Lawmakers in the European Parliament overwhelmingly endorsed Croatia’s accession to the Schengen area on Thursday (10 November), arguing that such a move would help improve the protection of migrants’ human rights at the EU’s external borders.
The European Commission gave a positive assessment of Croatia meeting the necessary criteria for the accession in December 2021. With Thursday’s endorsement, the Parliament pushed for a positive result of a vote in the European Council in December, where the 27 EU leaders will give their final verdict.
The Czech EU Council presidency showed itself in favour of such a move, as well as for the accession of Bulgaria and Romania, which joined the EU in 2007, four years before Croatia.
Croatia, the youngest member state of the EU, is not yet part of the Schengen area, along with other EU states such as Romania, Bulgaria, Cyprus, and Ireland (the latter having a flexible opt-out from the Schengen Agreement).
The resolution, passed with 534 in favour, 53 against, and 25 abstaining, concerns Croatia only. Bulgaria and Romania still need to overcome obstructions from the Dutch parliament, as the Netherlands has been reluctant to allow them in.
Dutch Schengen holdout risks fuelling anti-EU sentiment in Bulgaria, Romania
As the Netherlands continues to withhold its green light for Romania and Bulgaria to join Europe’s border-free zone, politicians in the Balkan countries warn that the move, perceived as unfair and discriminatory, risks feeding Euroscepticism and discord during times of …
The MEP from the European People’s Party and rapporteur on Croatia’s file, Paul Rangel, told EURACTIV in October that if Croatia joined the Schengen area, it would be easier to protect the human rights of migrants and asylum seekers in the Balkan route.
Bulgaria, Romania and Croatia meet Schengen criteria, MEP says
As Bulgaria and Romania seek full accession to the Schengen free movement area, and Croatia begins the process, EURACTIV sat down with MEP Paulo Rangel (EPP) to discuss the countries’ respective journeys.
Karlo Ressler from the EPP told the parliamentary debate that “for us, Croatian MEPs, this is probably the most important decision in our mandate […] at times of war in the European continent, this gives as also development opportunities and also additional security. Croatia has shown that can protect the European borders”.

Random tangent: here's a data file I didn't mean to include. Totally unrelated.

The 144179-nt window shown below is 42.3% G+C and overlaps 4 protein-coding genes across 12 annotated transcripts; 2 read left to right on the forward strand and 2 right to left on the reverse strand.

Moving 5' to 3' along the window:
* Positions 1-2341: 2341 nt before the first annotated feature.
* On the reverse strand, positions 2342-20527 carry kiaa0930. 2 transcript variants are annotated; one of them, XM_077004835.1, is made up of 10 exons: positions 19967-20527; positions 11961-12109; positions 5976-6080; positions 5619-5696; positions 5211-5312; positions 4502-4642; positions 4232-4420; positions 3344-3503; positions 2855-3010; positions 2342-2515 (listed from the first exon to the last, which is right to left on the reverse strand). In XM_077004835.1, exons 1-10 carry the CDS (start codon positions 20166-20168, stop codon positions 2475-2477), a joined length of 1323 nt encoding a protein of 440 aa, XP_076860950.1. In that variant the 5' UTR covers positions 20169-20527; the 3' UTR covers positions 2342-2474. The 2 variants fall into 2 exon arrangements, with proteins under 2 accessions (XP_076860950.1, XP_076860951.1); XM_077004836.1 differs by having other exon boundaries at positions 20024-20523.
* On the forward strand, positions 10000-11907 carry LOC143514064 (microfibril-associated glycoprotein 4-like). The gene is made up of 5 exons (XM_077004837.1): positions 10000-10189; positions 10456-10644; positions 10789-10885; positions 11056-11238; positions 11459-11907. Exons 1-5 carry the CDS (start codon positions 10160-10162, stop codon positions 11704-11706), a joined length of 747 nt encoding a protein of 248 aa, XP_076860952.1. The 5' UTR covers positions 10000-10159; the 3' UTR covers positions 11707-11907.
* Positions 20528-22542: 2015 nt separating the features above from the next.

Matjaž Nemec, an MEP from the S&D group, added that “in the name of S&D, we support Croatia entering Schengen […] However, Croatia needs to understand that there are human rights issues on its southern border, entering Schengen doesn’t mean that they will not need to respect EU and international law. We will be clear in monitoring their actions”.
The treatment of migrants and asylum seekers at the EU border has been flagged as a concern by several migration experts and NGOs, as well as the media, seen as a consequence of the EU strategy of borders’ externalisation.
Experts and officials on the ground near a Croatian border indicated to EURACTIV in 2021 that there is systematic illegal border violence and pushbacks by Croatian police against people attempting to cross over from Bosnia. Croatia has consistently denied any wrongdoing.
'EU can play dumb as long as it wants' on Croatian border violence
Several officials on the ground, as well as first-hand testimonies given to EURACTIV by migrants, have detailed signs of systematic illegal border violence and pushbacks by Croatian police against people attempting to cross over from Bosnia.
EURACTIV travelled to the Una …
Similar concerns about the respect of international law and human rights abuses have emerged in recent years in other countries that are already part of Schengen, like Italy, Greece, and Spain.
The most recent case took place in Italy, where authorities blocked NGO boats that save lives in the Mediterranean Sea.
There have also been cases of abuse of migrants by the Moroccan police at the border with Spain, and the ongoing illegal drift backs in Greece, denounced by various organisations, such as the investigative research centre Forensic Architecture.
The EU has pledged to approve before the 2024 elections different pieces of legislation on migration, including the pact on Migration and Asylum, which will address relocation mechanisms and a harmonised approach for asylum applications, and the Regulation for Crisis and Force Majeure, which will address emergencies.
At the moment, all the bureaucracy linked with migration is almost exclusively in the hands of member states, and the frontline countries have been bearing the brunt of dealing with the influx of migrants since the first migration crisis in 2015.
**Georgi Gotev contributed to this story.
[Edited by Zoran Radosavljevic]